Winter Driving

Rapid changes in elevation and weather can make highway conditions in B.C. unpredictable during the winter. Most B.C. highways have high mountain passes where you are likely to encounter winter weather starting in October. You may start a trip in sunshine but face stretches of slush, ice, heavy snowfall, compact snow or avalanches along the way.

It is the responsibility of the operator of any vehicle to understand the conditions on the roads they regularly drive and equip their vehicle for those conditions to ensure their own safety and the safety of others. DriveBC is an excellent source for highway conditions and weather forecasts.

Winter Tires & Chains

Sections of highways requiring winter tires or chains onboard are marked with roadside signs. Should you go beyond the signs without the proper equipment you may be turned around by RCMP, CVSE or another policing agency and be subject to a fine. Drivers must obey winter tire and chain signs throughout the province from October 1 to April 30. For select highways not located through mountain passes and/or high snowfall areas, tire and chain requirements end March 31. 

Winter Driving Tips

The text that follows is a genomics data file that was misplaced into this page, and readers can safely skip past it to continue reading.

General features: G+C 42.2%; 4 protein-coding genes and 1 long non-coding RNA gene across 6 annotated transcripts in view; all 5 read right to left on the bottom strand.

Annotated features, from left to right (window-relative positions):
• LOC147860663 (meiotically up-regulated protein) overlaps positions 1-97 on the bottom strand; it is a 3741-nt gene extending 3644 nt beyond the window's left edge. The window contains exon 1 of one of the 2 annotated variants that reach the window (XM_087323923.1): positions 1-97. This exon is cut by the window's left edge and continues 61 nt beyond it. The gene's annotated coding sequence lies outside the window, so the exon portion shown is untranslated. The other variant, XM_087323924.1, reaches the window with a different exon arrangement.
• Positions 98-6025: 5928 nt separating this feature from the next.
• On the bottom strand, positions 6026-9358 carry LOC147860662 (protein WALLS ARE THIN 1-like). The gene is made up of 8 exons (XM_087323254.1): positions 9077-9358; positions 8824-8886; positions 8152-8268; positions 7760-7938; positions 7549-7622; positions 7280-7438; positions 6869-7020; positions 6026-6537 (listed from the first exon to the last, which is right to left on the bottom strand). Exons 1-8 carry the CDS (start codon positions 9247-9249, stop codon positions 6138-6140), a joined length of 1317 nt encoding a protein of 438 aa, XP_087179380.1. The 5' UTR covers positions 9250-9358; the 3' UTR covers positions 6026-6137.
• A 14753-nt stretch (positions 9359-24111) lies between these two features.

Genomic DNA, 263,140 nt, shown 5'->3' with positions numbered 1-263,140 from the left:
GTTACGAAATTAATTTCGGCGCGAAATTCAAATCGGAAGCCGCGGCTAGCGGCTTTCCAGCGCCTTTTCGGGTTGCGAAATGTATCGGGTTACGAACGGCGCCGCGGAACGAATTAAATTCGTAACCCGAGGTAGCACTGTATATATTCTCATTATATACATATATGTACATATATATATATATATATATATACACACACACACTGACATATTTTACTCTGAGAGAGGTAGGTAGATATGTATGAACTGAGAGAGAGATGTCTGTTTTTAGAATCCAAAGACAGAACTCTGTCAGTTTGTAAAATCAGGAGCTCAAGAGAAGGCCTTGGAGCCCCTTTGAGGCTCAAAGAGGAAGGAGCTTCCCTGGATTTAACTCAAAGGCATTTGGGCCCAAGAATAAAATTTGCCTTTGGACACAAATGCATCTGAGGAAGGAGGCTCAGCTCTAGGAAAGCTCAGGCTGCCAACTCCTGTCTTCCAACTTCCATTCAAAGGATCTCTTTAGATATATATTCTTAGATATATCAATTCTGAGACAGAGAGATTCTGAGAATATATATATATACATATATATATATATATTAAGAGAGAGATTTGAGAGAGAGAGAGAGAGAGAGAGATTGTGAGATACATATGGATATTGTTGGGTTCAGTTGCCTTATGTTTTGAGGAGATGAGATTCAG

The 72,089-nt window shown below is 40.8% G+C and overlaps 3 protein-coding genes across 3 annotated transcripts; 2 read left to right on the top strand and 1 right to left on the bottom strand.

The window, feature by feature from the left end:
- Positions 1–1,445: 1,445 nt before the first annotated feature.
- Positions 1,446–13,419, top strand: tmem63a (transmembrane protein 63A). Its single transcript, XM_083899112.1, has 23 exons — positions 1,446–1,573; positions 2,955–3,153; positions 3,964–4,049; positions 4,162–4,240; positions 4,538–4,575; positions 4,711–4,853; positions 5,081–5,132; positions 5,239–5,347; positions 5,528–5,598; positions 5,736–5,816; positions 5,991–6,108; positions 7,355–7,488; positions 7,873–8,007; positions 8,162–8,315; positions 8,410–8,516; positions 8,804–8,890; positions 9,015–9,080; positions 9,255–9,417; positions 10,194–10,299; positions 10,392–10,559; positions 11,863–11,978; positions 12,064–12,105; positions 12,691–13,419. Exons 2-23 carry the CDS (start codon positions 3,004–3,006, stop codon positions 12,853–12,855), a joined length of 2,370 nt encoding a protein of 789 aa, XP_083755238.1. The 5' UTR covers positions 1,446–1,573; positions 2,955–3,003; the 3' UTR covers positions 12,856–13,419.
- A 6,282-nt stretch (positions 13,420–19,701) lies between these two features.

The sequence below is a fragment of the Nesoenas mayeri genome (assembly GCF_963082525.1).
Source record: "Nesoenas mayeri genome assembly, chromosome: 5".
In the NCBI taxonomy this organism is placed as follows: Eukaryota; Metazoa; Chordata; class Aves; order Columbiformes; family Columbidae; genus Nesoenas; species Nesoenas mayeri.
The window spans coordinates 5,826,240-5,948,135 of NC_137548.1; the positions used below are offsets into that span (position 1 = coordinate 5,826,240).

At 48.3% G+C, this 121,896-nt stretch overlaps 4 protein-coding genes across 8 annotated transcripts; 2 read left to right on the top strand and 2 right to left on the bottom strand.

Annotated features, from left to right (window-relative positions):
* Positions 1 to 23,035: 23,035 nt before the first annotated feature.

The best way to stay safe under extreme conditions is to avoid driving until the weather improves. If you do drive, make sure your vehicle is winter ready, always carry an emergency kit and have clothing available that is appropriate for the weather.

Be Seen

It is difficult to see other vehicles during dark, wintry days.

  • Daytime running lights are dimmer than headlights.
  • Tail lights do not turn on with your daytime running lights.
  • Make sure to turn your vehicle lights all the way on - headlights and tail lights.
  • Tail lights are an important part of being seen from behind, especially in winter when days are shorter and rain, fog and grey days are common.
  • The visual cue of the interior dash lights does not always mean your headlights and tail lights are on.

Are Your Tail Lights On?